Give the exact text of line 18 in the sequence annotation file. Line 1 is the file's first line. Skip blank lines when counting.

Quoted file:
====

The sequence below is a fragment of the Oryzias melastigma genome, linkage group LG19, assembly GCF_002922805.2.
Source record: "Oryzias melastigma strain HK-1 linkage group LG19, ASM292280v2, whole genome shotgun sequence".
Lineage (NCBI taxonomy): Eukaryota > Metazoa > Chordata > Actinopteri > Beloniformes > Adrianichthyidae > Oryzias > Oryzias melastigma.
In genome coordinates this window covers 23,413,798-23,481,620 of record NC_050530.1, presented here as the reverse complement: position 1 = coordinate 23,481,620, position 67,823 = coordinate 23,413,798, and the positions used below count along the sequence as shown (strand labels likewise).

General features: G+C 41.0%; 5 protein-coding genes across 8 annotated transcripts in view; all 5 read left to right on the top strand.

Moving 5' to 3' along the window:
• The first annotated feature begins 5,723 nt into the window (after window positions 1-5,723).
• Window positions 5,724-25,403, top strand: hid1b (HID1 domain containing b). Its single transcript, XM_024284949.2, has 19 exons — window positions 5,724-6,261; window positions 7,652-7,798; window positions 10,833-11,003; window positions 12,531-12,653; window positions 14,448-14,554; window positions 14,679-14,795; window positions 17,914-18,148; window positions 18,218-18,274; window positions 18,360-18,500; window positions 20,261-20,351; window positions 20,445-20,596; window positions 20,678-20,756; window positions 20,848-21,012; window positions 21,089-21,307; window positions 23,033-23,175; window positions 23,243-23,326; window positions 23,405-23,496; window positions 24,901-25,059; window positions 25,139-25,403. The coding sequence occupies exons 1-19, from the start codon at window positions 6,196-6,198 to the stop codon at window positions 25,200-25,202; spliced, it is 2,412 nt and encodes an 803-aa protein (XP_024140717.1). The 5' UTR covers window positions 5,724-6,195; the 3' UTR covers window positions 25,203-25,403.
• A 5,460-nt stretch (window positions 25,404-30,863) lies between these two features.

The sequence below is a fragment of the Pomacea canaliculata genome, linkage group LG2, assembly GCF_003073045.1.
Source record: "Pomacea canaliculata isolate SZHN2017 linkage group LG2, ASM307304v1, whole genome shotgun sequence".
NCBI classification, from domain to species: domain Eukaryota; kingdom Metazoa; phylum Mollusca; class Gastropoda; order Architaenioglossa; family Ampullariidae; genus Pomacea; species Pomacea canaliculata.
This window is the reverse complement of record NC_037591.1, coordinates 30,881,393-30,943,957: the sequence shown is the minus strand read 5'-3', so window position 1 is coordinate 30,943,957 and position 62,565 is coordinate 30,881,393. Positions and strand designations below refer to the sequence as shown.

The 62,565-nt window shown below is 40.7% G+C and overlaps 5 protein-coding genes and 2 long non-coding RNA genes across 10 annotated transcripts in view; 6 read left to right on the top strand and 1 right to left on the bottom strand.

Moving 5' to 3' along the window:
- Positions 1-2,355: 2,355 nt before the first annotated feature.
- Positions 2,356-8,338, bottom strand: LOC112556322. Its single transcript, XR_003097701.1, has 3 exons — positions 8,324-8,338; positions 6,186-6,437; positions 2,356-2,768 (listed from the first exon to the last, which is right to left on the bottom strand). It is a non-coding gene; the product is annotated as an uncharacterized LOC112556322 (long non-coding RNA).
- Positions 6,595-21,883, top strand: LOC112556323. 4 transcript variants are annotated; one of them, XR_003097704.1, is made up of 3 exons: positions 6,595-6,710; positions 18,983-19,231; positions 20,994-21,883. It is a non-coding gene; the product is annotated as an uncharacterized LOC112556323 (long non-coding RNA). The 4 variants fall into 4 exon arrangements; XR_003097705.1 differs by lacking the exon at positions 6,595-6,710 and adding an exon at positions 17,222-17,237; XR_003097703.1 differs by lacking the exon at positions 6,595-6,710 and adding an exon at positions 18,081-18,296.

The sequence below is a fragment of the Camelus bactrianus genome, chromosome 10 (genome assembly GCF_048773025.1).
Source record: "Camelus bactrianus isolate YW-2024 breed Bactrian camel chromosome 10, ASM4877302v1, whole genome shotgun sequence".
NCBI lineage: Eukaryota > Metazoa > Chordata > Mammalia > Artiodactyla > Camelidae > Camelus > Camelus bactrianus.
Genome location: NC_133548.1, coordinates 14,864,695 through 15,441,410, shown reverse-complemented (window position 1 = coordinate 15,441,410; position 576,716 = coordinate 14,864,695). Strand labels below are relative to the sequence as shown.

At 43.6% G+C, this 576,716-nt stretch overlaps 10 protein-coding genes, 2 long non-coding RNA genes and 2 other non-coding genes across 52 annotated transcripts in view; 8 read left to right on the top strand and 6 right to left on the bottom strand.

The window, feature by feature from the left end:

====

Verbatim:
- Positions 6,595-21,883, top strand: LOC112556323. 4 transcript variants are annotated; one of them, XR_003097704.1, is made up of 3 exons: positions 6,595-6,710; positions 18,983-19,231; positions 20,994-21,883. It is a non-coding gene; the product is annotated as an uncharacterized LOC112556323 (long non-coding RNA). The 4 variants fall into 4 exon arrangements; XR_003097705.1 differs by lacking the exon at positions 6,595-6,710 and adding an exon at positions 17,222-17,237; XR_003097703.1 differs by lacking the exon at positions 6,595-6,710 and adding an exon at positions 18,081-18,296.